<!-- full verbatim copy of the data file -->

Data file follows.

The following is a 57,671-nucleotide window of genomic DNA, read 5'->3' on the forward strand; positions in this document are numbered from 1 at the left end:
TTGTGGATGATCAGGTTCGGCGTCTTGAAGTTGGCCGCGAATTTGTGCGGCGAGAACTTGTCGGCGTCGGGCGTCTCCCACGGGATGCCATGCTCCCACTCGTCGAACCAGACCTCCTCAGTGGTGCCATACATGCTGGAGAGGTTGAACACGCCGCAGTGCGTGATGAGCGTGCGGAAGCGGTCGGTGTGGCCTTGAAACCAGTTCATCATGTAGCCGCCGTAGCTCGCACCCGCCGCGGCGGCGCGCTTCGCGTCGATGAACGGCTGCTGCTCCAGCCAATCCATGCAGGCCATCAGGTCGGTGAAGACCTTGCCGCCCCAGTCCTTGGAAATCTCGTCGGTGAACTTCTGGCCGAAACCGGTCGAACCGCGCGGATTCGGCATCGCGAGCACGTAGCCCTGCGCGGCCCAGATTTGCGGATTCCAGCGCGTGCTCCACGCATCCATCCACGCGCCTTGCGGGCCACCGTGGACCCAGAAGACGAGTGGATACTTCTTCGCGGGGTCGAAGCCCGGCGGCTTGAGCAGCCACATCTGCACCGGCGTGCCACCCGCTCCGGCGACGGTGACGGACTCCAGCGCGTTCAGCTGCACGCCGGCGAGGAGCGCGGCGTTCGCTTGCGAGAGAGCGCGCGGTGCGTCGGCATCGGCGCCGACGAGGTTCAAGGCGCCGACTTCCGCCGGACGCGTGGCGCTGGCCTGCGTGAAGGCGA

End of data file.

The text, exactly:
The following is a 57,671-nucleotide window of genomic DNA, read 5'->3' on the forward strand; positions in this document are numbered from 1 at the left end:
TTGTGGATGATCAGGTTCGGCGTCTTGAAGTTGGCCGCGAATTTGTGCGGCGAGAACTTGTCGGCGTCGGGCGTCTCCCACGGGATGCCATGCTCCCACTCGTCGAACCAGACCTCCTCAGTGGTGCCATACATGCTGGAGAGGTTGAACACGCCGCAGTGCGTGATGAGCGTGCGGAAGCGGTCGGTGTGGCCTTGAAACCAGTTCATCATGTAGCCGCCGTAGCTCGCACCCGCCGCGGCGGCGCGCTTCGCGTCGATGAACGGCTGCTGCTCCAGCCAATCCATGCAGGCCATCAGGTCGGTGAAGACCTTGCCGCCCCAGTCCTTGGAAATCTCGTCGGTGAACTTCTGGCCGAAACCGGTCGAACCGCGCGGATTCGGCATCGCGAGCACGTAGCCCTGCGCGGCCCAGATTTGCGGATTCCAGCGCGTGCTCCACGCATCCATCCACGCGCCTTGCGGGCCACCGTGGACCCAGAAGACGAGTGGATACTTCTTCGCGGGGTCGAAGCCCGGCGGCTTGAGCAGCCACATCTGCACCGGCGTGCCACCCGCTCCGGCGACGGTGACGGACTCCAGCGCGTTCAGCTGCACGCCGGCGAGGAGCGCGGCGTTCGCTTGCGAGAGAGCGCGCGGTGCGTCGGCATCGGCGCCGACGAGGTTCAAGGCGCCGACTTCCGCCGGACGCGTGGCGCTGGCCTGCGTGAAGGCGA